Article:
If a team holds the last stone advantage, it implies they can deliver the end’s final stone and have the chance to win that end by scoring at least one point. Once a team scores, the other team receives the hammer for the following end and gains the benefit of having the last stone.
In order to ensure that no stones are left in the house after the final stone is played, teams that typically aim to score more than one point every end will occasionally blank an end. Thus, they are entitled to keep the hammer for the following purpose. In mixed doubles, however, a blank end also results in the passing of the hammer to the opposite side.
Teams in mixed doubles are permitted to employ a power play once per match. The team that makes the decision on the placement of the “positioned” stones must initiate the power play at the start of an end in order to use it.
A championship curling match might last up to three hours on average. Depending on the discipline and number of ends being played, teams are allotted a certain period of Thinking Time. Each team has 38 minutes to think during regular ten-end games. For eight-end games, this is lowered to thirty minutes. Teams in wheelchair curling are given 38 minutes to prepare for a game of eight ends, while mixed doubles teams are given 22 minutes.
You need a set of stones to play the game of curling. They weigh over 20 kg each and are constructed from a unique variety of granite.
Each curler is provided with a brush and a set of special curling shoes called Sliders, which have one sole that grips the ice and one slippery sole for sliding with a stone during delivery. A gripper is a detachable rubber sole designed to safeguard the slider, keep it clean, and provide stability for the curler on the ice.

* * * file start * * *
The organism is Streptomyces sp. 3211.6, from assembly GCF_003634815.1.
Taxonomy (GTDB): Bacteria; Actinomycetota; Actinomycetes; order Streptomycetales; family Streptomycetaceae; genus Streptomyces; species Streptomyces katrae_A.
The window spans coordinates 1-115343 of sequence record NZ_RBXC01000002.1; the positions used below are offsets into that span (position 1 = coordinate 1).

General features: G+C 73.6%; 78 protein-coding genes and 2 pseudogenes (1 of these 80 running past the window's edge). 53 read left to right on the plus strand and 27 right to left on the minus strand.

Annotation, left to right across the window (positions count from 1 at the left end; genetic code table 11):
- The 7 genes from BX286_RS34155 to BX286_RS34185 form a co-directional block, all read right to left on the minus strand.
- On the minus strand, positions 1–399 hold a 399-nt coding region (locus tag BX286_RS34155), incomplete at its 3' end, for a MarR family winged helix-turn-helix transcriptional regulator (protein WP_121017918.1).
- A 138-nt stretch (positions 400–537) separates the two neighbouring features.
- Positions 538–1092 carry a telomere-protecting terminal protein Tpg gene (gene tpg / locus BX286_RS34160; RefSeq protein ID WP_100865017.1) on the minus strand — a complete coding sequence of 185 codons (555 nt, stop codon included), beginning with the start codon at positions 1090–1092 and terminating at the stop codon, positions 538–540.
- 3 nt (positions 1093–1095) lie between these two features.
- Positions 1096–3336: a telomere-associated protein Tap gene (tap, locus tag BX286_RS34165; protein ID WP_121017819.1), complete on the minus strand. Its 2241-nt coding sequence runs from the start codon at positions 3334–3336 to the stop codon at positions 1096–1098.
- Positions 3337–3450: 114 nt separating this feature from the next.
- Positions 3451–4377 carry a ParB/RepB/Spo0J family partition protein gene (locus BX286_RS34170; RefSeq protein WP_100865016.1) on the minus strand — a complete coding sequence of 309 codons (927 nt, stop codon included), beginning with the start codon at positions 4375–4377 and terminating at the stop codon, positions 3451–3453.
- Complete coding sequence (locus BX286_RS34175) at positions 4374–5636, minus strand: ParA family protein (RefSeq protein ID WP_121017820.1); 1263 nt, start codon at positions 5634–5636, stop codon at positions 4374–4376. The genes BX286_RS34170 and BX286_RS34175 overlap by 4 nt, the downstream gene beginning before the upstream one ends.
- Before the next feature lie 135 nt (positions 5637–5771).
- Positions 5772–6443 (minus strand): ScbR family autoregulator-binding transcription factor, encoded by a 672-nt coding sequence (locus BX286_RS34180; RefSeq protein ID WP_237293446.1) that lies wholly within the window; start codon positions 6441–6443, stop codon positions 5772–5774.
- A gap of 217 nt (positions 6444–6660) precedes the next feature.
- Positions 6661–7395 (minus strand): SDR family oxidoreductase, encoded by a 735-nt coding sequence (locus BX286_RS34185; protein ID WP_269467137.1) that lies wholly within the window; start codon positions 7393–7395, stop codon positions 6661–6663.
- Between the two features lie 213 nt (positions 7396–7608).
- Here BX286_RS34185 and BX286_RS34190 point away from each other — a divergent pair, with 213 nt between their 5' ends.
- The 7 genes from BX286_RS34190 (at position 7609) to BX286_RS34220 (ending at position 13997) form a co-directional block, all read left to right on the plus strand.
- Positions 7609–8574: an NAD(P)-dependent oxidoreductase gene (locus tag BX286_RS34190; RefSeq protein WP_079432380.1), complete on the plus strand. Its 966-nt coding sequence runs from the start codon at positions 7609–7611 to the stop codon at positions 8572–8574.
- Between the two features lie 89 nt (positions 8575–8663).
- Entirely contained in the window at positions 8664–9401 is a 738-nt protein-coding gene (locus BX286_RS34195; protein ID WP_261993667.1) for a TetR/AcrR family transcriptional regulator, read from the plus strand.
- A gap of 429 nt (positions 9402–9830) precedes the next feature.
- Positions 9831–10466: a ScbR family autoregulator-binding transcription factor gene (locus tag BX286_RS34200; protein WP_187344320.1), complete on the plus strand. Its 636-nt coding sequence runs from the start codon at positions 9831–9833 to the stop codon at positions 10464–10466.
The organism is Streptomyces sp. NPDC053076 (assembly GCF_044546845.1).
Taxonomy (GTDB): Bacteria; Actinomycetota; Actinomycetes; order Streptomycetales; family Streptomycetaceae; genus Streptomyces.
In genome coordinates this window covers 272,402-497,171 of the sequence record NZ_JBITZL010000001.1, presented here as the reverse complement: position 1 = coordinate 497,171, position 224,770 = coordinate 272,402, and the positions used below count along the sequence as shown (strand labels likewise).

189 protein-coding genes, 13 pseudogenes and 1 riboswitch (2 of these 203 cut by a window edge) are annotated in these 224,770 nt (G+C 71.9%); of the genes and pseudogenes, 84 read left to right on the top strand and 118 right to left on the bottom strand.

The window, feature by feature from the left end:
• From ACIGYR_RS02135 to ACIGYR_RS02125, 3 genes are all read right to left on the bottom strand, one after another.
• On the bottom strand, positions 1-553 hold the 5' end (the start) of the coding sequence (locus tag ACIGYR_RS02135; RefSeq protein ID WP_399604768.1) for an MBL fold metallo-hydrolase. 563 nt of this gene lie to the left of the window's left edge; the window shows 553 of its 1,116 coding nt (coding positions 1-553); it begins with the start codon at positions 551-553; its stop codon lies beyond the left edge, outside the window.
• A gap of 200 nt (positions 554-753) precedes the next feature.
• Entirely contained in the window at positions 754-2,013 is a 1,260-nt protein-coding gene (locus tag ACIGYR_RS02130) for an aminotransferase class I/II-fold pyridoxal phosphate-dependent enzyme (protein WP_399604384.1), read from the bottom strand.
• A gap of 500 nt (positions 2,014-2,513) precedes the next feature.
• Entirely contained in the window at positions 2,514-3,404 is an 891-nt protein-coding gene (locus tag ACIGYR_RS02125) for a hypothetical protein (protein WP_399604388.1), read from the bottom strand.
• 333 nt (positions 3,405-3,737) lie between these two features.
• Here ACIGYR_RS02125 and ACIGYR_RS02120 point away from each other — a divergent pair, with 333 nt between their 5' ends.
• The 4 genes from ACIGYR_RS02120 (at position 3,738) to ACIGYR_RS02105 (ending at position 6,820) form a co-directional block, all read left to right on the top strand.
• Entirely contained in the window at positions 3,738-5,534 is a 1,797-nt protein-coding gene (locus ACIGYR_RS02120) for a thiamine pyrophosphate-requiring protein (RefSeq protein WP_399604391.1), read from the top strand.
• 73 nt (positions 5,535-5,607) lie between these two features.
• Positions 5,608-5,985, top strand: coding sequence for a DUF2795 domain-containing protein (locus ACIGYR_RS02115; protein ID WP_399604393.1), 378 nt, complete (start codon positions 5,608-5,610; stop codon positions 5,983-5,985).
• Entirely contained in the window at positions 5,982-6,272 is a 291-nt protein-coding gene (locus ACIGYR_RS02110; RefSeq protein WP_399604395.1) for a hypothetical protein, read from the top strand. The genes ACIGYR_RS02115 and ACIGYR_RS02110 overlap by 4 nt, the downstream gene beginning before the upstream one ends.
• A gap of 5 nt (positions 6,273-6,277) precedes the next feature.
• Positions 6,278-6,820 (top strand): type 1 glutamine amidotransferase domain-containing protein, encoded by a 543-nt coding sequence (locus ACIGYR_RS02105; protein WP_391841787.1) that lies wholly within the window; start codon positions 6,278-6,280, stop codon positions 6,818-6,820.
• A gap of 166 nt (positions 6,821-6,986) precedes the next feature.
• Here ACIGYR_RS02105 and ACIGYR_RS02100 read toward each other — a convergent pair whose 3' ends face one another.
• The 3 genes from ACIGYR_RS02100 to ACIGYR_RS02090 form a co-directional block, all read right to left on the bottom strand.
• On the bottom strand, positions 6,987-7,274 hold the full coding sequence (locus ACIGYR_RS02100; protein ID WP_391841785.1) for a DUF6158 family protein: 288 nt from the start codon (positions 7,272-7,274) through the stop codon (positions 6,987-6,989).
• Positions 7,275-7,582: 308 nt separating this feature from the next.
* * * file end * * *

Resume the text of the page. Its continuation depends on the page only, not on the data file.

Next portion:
Curling shots can be classified as Guard, Draw, or Take-out, however there are numerous versions of each.
To defend the stones within the house, guards are placed in the Free Guard Zone, which is the area between the hog line and the house.
Draws are shots that are fired to gain ground and create a scoring opportunity.
Stones are taken out of play by shots known as take-outs.
A stone will curl across the ice sheet when it is moving. Players will rotate a stone either clockwise or counterclockwise when delivering it. Players can have more control over where the stone rests by applying a spin and making the stone curl on the pebbled ice.
Sweeping is intended to gradually thaw the ice’s surface so that the stone may glide across it. You need to sweep the ice with downward force in order to do this.
The stone’s route can be extended by sweeping. A stone can move two or three meters further with good sweeping. Additionally, sweeping might make the stone’s trajectory straighter and its curl less pronounced.
Players may frequently be heard yelling, “Hurry! Hard! ”. Because the curling ice is so long, players frequently shout at one another to communicate. Some teams, meanwhile, prefer to employ a set of hand signals that have been created specifically for the game to communicate instead of shouting.
Curling in a wheelchair
For people who are unable to walk or can only walk short distances, wheelchair curling is an option. This comprises athletes who need wheelchairs for transportation and have major limitations in lower limb/gait function due to conditions including spinal damage, cerebral palsy, multiple sclerosis, or leg amputation.
Wheelchair curling is a mixed-team sport, so both male and female players must be on each team. There is no sweeping, but the distribution of the stones might be facilitated by the use of delivery sticks.